Recently, however, the organisation has become weaker in responding to cases of unconstitutional seizure or retention of power. For example, in 2009, they recognised General Mohamed Ould Abdel Aziz as the democratically elected leader of Mauritania, despite his involvement in the 2008 coup. In 2013, the AU labelled Abdel Fattah el-Sisi's ascent to power in Egypt as a coup and suspended the country from the organisation, but in 2014, they recognised him as the legitimate president, and Egypt rejoined the AU. A more recent example is Chad, where in 2021, after the longtime ruler Idriss Deby's death, his son seized power, leading the Transitional Military Council. The AU refused to classify this event as a coup, despite similar events in Togo in 2005, which resulted in the suspension of the country's membership in the AU. According to the researchers at ACCORD, this is a vivid illustration of the 'breakdown of consensus within the AU regarding unconstitutional changes of government.'

Against the backdrop of the erosion of the principles of the international order, reduced US attention to democracy in the region, and the inconsistent positions of regional players, the region is becoming an arena for middle powers (countries that are not superpowers but possess sufficient influence and international recognition). They present themselves as partners to coup leaders, notes Theodore Murphy. For the middle powers of the Middle East, including Egypt and Turkey, their ambitions are expressed in the fact that the countries of the Horn of Africa (Somalia, Ethiopia, Eritrea, and Djibouti) are seen as their immediate neighbours. Russia generally shares the motives of other middle powers in projecting and strengthening its influence, but it has an additional goal: to undermine the West’s positions on the continent. Coups, in this sense, create additional opportunities and define areas for Russia's most successful intervention. Murphy interprets Russia's actions in the Sahel countries (Burkina Faso, Mauritania, Mali, Niger, and Chad) through the lens of its confrontation with the West, as they challenge the strongest European influence in the region — French influence.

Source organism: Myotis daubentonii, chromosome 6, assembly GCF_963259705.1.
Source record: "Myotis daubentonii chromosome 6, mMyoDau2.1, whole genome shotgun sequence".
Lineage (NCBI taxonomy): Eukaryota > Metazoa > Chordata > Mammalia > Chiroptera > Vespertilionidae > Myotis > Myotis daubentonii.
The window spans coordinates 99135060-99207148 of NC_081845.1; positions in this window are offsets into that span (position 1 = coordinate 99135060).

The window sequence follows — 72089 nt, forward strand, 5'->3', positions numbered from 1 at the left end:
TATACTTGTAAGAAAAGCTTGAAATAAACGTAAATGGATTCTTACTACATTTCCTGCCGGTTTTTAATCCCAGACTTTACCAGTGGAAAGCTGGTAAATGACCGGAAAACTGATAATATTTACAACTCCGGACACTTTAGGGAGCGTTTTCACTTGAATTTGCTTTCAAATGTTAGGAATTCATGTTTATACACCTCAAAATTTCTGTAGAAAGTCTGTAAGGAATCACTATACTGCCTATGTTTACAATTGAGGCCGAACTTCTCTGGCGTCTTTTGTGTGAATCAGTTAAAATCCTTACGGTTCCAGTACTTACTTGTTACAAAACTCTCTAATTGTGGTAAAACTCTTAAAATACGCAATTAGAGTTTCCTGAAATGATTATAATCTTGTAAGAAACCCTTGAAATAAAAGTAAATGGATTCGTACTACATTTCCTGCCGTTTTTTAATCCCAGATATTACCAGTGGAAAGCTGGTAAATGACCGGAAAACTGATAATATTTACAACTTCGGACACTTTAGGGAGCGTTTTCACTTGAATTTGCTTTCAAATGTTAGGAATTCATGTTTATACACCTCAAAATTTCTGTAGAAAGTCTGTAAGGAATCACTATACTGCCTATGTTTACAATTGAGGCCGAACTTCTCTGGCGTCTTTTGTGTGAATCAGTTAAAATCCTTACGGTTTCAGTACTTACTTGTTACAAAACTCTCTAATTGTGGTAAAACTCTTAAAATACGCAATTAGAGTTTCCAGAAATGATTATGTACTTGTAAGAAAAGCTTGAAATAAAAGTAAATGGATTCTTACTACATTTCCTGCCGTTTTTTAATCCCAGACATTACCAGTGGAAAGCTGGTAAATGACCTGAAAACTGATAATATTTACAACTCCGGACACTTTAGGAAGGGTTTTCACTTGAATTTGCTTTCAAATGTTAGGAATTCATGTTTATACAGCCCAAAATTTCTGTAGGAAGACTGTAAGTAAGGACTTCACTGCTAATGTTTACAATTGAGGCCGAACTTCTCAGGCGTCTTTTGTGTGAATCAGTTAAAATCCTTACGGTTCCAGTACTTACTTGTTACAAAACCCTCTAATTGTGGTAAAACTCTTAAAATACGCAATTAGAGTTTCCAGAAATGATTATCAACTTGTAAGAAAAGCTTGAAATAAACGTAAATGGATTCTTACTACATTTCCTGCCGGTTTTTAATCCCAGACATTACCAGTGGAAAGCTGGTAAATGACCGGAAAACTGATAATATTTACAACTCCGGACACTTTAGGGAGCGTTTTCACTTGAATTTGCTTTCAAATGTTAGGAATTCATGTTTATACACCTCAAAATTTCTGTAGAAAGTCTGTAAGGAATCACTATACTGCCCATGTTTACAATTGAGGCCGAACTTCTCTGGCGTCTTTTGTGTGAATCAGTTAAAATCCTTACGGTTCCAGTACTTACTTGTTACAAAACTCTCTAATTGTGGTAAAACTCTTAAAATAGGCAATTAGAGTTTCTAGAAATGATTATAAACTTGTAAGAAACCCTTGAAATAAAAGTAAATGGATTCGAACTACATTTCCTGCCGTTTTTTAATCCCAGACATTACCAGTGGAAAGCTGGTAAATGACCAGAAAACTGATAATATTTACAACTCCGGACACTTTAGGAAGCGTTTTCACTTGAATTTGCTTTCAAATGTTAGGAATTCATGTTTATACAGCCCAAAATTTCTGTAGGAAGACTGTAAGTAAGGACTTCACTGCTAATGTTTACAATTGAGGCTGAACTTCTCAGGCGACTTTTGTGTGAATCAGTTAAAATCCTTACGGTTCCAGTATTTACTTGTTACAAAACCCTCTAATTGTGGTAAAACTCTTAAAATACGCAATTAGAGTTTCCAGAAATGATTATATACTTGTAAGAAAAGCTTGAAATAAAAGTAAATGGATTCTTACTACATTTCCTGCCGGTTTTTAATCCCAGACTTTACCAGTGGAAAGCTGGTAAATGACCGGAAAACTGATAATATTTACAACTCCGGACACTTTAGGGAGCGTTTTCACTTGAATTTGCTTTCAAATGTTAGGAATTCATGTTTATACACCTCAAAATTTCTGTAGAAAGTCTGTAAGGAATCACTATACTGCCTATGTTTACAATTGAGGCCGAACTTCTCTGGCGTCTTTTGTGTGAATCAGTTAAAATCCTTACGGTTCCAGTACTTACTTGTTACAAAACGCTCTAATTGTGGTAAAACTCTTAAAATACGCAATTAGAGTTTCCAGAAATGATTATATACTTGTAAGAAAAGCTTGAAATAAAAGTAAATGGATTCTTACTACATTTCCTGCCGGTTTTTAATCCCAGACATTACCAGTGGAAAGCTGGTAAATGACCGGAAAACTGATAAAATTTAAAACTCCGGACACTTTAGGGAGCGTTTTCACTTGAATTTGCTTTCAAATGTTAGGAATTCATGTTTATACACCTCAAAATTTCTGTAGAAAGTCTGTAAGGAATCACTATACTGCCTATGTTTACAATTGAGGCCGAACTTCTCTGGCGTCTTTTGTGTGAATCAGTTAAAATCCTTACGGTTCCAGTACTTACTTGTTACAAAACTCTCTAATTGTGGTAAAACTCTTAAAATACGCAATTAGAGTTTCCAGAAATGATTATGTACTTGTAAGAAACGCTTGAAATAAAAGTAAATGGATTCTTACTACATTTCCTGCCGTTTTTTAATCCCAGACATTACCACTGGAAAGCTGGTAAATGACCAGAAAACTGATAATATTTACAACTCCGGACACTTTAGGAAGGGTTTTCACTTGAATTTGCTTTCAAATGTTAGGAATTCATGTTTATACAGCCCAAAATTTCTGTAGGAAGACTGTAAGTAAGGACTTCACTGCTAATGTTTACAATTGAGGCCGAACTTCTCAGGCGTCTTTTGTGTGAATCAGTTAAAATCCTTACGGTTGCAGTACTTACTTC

At present, Russia plays a significant role in the Horn of Africa and in the Sahel coup belt. Its presence is most noticeable in Mali and Burkina Faso, where Moscow, through its proxy forces, primarily the Wagner Group, provides security assistance and diplomatic and informational support to military regimes. For example Russian military 'advisors' arrived in Mali in late 2021 following the country's second military coup. Moscow provided the new regime with a contingent of 400 mercenaries to combat jihadist groups, and in mid-2022, it began to supply weapons. However, according to Carnegie, the security situation in Mali has continued to deteriorate, and the insurgent movement is spreading. In the spring of 2022, the Wagner Group and local armed forces conducted an 'anti-terrorism operation' in the country, resulting in the deaths of about 400 civilians. Civilian casualties in the country have disproportionately increased since the arrival of Russian mercenaries. However, Russian paramilitary structures do not prioritise human rights, as they have entirely different objectives, including supporting military juntas that allow Moscow to gain a foothold on the continent.

Thus, as Murphy concludes, Russia and other middle powers, which are taking advantage of the weakening foundations of the current world order, are creating a favourable environment for African autocrats, making their international and even regional isolation impossible. Destabilisation in the region will continue to intensify.